Although it might seem like a good idea to swap places with your boss for a day, it is probably impracticable. National Boss /Employee Exchange Day encourages the free-flow of ideas between management and workers to improve productivity for the mutual benefit of all parties. It gives bosses and laborers the opportunity to discuss the unique challenges that each faces on a daily basis. Communication is the key to any successful business. This holiday affords bosses the opportunity to view the job from a worker’s perspective, and vice versa. Airing the grievances is only the beginning, though. Both parties must follow-up by upholding their end of the bargain if there is to be any significant change.

National Teddy Bear Day

I covered a bit about the origins and history of the Teddy Bear a couple of months ago in this post. However, finding the origins and history of National Teddy Bear Day is proving far more difficult. There appears to be no record of the origin of this holiday or why this particular date was chosen. Nonetheless, this holiday is listed in all of my primary sources today.
Teddy Bears are not just for children anymore. They are becoming collectibles. Old Teddy Bears in good condition are highly prized by collectors; especially those manufactured by reputable companies such as Steiff or Gund. Cottage industries like the Vermont Teddy Bear Company are doing a booming mail-order business by making custom-ordered Teddy Bears that have the same quality and the plushness of the Teddy Bears of old.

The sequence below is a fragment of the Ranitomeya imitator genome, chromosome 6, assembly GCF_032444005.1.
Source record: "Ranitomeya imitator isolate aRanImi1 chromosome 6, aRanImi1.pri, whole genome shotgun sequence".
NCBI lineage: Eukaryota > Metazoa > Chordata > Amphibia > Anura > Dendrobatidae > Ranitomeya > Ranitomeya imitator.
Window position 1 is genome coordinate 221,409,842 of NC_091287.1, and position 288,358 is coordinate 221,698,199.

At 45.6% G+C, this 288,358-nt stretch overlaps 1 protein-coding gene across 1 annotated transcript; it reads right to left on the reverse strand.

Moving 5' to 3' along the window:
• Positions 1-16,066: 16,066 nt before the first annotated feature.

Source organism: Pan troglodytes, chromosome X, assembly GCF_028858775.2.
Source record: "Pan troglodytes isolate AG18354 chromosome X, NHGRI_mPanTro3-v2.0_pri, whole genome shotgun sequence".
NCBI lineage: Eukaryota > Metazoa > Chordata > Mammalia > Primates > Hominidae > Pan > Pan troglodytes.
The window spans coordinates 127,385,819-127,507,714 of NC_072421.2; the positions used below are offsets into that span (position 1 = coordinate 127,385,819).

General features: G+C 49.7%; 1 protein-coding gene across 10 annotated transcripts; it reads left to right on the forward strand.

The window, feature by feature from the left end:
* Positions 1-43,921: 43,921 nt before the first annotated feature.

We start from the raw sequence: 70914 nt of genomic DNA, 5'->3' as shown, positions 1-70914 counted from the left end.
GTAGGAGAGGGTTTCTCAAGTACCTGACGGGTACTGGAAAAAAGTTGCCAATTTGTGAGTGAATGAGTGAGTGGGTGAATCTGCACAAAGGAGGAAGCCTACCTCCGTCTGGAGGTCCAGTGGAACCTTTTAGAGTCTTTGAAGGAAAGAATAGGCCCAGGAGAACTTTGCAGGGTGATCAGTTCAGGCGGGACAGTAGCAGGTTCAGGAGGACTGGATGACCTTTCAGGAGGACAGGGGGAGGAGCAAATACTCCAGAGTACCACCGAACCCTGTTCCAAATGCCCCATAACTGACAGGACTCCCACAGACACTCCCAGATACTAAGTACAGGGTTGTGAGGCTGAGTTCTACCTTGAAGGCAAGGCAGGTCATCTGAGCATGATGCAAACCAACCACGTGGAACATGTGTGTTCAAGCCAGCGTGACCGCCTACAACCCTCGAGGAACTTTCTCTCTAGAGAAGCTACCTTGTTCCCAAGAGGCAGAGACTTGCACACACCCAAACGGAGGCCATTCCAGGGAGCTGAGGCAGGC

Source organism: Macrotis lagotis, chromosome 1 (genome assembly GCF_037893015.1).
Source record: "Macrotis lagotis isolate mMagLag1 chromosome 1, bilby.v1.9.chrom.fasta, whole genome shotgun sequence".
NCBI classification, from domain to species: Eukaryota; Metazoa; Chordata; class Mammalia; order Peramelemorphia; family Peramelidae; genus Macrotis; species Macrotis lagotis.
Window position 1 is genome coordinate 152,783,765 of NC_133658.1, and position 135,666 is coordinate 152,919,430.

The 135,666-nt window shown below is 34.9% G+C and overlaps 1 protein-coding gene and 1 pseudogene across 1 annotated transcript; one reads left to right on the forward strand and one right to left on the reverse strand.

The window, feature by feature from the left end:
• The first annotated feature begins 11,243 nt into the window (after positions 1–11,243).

To celebrate this holiday, find your old Teddy Bear and reminisce about the simpler times when your Teddy Bear was your best friend.

Wienerschnitzel Day

I am surprised by the number of people who still think that Wienerschnitzel is a German sausage (thanks for that Der Wienerschnitzel). In actuality, Wienerschnitzel is a tenderized veal cutlet, breaded, then fried in oil. Wienerschnitzel Day celebrates this classic Viennese dish, and all of its incarnations; breaded veal cutlets, pork fritters, chicken fried steak, and chicken fried chicken.
Wienerschnitzel translates to “Viennese cutlet”, and was named after it’s city of origin, Vienna, Austria. But, like many dishes, it has mixed origins. According to some, the dish originated in Constantinople, where meats were covered in gold flakes as a testament to the city’s wealth and opulence. As the recipe spread throughout Europe, common folk replaced gold flakes with more-affordable breadcrumbs. Today, the veal cutlets are thin-cut, fried with a simple crust of flour, beaten egg and breadcrumbs, and served with lemon slices, and sometimes anchovies, capers or a hard-boiled egg. When veal proves too expensive, some Europeans would substitute pork, although German law prohibits the pork-based alternative from touting itself as “Wienerschnitzel” on menus. The dish evolved further once it arrived in Texas with migrant German settlers of the 1840’s. As beef was cheaper, and infinitely more available in the cattle state, it often replaced veal in the dish’s preparations, paving the way for what we currently call Chicken Fried Steak.